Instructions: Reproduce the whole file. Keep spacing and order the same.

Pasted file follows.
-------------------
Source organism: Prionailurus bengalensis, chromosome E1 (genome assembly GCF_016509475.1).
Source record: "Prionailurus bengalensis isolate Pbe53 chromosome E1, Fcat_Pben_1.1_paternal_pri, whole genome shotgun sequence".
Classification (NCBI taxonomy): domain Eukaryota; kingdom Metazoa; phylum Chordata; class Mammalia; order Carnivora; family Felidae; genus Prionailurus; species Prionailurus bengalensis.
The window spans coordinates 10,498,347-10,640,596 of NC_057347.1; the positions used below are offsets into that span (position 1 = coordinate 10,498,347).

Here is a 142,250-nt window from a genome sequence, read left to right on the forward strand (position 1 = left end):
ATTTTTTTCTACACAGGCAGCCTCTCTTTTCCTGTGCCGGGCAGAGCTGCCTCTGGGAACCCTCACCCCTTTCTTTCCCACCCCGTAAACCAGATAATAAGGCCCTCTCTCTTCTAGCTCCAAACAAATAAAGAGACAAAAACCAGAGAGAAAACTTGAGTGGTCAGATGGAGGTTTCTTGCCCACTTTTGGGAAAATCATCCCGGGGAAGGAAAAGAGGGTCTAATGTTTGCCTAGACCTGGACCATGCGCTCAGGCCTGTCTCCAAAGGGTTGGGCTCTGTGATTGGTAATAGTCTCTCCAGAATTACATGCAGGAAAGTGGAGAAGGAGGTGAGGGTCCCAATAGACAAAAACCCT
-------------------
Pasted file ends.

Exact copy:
Source organism: Prionailurus bengalensis, chromosome E1 (genome assembly GCF_016509475.1).
Source record: "Prionailurus bengalensis isolate Pbe53 chromosome E1, Fcat_Pben_1.1_paternal_pri, whole genome shotgun sequence".
Classification (NCBI taxonomy): domain Eukaryota; kingdom Metazoa; phylum Chordata; class Mammalia; order Carnivora; family Felidae; genus Prionailurus; species Prionailurus bengalensis.
The window spans coordinates 10,498,347-10,640,596 of NC_057347.1; the positions used below are offsets into that span (position 1 = coordinate 10,498,347).

Here is a 142,250-nt window from a genome sequence, read left to right on the forward strand (position 1 = left end):
ATTTTTTTCTACACAGGCAGCCTCTCTTTTCCTGTGCCGGGCAGAGCTGCCTCTGGGAACCCTCACCCCTTTCTTTCCCACCCCGTAAACCAGATAATAAGGCCCTCTCTCTTCTAGCTCCAAACAAATAAAGAGACAAAAACCAGAGAGAAAACTTGAGTGGTCAGATGGAGGTTTCTTGCCCACTTTTGGGAAAATCATCCCGGGGAAGGAAAAGAGGGTCTAATGTTTGCCTAGACCTGGACCATGCGCTCAGGCCTGTCTCCAAAGGGTTGGGCTCTGTGATTGGTAATAGTCTCTCCAGAATTACATGCAGGAAAGTGGAGAAGGAGGTGAGGGTCCCAATAGACAAAAACCCT